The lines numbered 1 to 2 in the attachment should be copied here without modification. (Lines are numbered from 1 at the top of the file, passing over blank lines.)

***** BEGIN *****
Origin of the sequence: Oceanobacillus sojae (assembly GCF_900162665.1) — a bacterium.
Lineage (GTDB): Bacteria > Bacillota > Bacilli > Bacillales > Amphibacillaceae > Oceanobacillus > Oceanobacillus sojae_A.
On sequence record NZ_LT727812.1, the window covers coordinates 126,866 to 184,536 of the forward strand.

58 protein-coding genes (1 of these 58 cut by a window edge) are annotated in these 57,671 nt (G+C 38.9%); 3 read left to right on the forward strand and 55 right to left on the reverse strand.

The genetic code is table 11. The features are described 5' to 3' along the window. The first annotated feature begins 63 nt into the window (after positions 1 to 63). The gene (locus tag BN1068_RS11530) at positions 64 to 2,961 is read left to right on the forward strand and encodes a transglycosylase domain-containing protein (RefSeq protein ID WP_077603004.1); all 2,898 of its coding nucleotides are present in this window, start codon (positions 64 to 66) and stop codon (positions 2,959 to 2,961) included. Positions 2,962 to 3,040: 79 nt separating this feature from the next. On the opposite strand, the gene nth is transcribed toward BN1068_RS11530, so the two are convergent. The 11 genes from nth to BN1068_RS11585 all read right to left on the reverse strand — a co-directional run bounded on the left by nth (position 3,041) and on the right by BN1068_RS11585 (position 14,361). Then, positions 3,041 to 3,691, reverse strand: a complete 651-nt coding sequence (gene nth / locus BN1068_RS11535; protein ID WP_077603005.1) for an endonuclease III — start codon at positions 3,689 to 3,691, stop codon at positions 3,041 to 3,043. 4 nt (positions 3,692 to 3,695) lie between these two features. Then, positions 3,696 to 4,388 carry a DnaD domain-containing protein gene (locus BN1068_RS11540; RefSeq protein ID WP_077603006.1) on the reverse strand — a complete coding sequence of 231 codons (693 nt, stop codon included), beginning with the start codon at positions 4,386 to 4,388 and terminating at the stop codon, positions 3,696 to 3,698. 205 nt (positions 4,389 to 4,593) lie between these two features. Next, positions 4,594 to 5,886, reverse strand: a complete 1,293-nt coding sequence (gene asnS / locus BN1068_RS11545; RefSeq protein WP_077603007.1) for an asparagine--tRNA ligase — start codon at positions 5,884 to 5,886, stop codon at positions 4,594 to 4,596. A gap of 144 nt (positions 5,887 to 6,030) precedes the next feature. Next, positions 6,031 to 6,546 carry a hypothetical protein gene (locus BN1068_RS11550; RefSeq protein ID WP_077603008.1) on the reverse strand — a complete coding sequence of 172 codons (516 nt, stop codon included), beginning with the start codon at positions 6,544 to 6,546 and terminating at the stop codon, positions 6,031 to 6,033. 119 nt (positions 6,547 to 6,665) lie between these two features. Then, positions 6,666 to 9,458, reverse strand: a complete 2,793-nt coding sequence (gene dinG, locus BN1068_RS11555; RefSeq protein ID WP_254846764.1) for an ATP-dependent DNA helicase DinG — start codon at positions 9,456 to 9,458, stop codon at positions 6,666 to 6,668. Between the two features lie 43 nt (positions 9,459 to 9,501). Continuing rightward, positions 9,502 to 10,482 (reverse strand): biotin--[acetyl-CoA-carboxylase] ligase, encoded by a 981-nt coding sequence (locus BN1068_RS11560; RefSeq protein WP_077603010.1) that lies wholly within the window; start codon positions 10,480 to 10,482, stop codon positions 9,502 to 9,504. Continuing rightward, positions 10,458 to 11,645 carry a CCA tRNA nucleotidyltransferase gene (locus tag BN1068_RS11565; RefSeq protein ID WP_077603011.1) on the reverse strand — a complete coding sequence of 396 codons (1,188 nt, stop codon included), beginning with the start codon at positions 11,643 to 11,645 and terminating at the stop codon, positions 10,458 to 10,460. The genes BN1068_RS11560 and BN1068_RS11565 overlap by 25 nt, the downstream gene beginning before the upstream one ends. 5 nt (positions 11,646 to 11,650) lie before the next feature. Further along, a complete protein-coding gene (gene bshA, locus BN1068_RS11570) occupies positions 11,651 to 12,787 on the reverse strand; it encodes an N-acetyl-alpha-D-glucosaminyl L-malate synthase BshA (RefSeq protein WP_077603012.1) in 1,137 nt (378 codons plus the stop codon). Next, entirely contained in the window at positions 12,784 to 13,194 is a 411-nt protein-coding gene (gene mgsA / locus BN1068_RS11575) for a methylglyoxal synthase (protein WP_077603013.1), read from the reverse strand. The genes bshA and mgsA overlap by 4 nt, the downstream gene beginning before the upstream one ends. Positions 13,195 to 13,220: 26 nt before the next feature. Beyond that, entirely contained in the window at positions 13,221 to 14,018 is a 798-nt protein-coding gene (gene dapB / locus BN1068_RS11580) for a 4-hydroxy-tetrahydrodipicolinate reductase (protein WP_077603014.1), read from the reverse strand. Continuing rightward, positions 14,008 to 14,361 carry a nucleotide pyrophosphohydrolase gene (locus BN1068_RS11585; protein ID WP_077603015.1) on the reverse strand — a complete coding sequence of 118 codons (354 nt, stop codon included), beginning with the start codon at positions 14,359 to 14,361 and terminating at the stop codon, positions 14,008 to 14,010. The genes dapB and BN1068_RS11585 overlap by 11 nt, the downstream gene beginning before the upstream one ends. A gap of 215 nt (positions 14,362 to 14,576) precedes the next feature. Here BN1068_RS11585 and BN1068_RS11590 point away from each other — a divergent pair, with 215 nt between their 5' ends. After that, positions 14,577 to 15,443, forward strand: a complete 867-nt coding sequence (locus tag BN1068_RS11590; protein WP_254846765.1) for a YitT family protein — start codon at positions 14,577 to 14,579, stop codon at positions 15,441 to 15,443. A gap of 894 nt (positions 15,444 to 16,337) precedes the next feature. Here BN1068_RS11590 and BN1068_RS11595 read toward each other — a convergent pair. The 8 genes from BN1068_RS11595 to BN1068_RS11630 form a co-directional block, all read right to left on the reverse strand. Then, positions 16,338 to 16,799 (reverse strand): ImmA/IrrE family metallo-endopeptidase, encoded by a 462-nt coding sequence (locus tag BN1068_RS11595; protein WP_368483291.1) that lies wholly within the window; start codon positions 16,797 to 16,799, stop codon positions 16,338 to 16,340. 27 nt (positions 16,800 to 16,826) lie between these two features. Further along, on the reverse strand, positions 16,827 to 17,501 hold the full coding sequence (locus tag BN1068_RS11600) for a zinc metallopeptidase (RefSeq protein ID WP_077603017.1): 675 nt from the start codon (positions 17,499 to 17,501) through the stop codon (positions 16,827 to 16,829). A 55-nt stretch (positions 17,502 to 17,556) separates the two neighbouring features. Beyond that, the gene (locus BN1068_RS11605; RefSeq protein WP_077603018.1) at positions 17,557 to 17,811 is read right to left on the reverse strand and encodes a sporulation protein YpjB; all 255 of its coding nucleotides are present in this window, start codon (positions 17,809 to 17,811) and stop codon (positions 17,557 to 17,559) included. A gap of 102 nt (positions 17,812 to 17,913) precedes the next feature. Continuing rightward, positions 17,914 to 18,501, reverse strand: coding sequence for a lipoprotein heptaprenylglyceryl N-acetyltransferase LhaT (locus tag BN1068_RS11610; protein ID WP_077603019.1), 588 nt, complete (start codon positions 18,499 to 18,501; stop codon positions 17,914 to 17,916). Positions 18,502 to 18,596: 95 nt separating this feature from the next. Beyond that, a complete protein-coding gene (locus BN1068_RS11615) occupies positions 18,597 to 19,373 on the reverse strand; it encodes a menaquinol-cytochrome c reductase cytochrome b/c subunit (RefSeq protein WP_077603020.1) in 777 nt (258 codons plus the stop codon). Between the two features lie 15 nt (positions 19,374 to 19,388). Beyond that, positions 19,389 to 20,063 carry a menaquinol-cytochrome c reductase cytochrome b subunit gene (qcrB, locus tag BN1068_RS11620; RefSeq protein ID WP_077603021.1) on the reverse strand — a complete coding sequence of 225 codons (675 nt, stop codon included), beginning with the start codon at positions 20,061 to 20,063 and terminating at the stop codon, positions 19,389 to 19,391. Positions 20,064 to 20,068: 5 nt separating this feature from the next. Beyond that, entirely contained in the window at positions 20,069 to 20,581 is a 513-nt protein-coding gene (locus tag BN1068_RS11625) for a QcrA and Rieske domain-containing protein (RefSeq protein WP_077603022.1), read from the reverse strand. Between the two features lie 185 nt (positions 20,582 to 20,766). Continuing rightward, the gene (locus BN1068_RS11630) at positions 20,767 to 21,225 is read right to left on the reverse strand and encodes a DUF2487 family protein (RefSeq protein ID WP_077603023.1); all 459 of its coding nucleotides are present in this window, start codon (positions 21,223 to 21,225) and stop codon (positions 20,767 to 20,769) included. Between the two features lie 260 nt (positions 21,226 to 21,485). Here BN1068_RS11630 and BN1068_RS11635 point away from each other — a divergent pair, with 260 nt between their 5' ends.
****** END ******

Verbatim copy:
Origin of the sequence: Oceanobacillus sojae (assembly GCF_900162665.1) — a bacterium.
Lineage (GTDB): Bacteria > Bacillota > Bacilli > Bacillales > Amphibacillaceae > Oceanobacillus > Oceanobacillus sojae_A.